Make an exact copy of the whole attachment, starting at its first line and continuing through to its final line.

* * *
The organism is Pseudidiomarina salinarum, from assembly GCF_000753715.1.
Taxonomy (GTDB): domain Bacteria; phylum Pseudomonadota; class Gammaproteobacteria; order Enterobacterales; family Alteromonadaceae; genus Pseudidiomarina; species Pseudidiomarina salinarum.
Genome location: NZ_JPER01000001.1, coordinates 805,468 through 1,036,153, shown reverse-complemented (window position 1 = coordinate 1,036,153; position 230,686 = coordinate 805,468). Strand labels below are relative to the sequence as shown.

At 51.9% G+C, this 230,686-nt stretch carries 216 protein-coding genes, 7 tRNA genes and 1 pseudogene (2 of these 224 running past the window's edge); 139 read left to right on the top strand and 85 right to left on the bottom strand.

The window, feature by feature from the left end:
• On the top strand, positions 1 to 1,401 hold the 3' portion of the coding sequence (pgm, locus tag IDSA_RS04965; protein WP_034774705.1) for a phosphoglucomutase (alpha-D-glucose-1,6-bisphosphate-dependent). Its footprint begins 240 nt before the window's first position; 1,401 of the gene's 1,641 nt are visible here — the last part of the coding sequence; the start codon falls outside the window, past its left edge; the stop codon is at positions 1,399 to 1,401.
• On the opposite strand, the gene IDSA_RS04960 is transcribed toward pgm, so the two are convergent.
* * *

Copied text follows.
The organism is Pseudidiomarina salinarum, from assembly GCF_000753715.1.
Taxonomy (GTDB): domain Bacteria; phylum Pseudomonadota; class Gammaproteobacteria; order Enterobacterales; family Alteromonadaceae; genus Pseudidiomarina; species Pseudidiomarina salinarum.
Genome location: NZ_JPER01000001.1, coordinates 805,468 through 1,036,153, shown reverse-complemented (window position 1 = coordinate 1,036,153; position 230,686 = coordinate 805,468). Strand labels below are relative to the sequence as shown.

At 51.9% G+C, this 230,686-nt stretch carries 216 protein-coding genes, 7 tRNA genes and 1 pseudogene (2 of these 224 running past the window's edge); 139 read left to right on the top strand and 85 right to left on the bottom strand.

The window, feature by feature from the left end:
• On the top strand, positions 1 to 1,401 hold the 3' portion of the coding sequence (pgm, locus tag IDSA_RS04965; protein WP_034774705.1) for a phosphoglucomutase (alpha-D-glucose-1,6-bisphosphate-dependent). Its footprint begins 240 nt before the window's first position; 1,401 of the gene's 1,641 nt are visible here — the last part of the coding sequence; the start codon falls outside the window, past its left edge; the stop codon is at positions 1,399 to 1,401.
• On the opposite strand, the gene IDSA_RS04960 is transcribed toward pgm, so the two are convergent.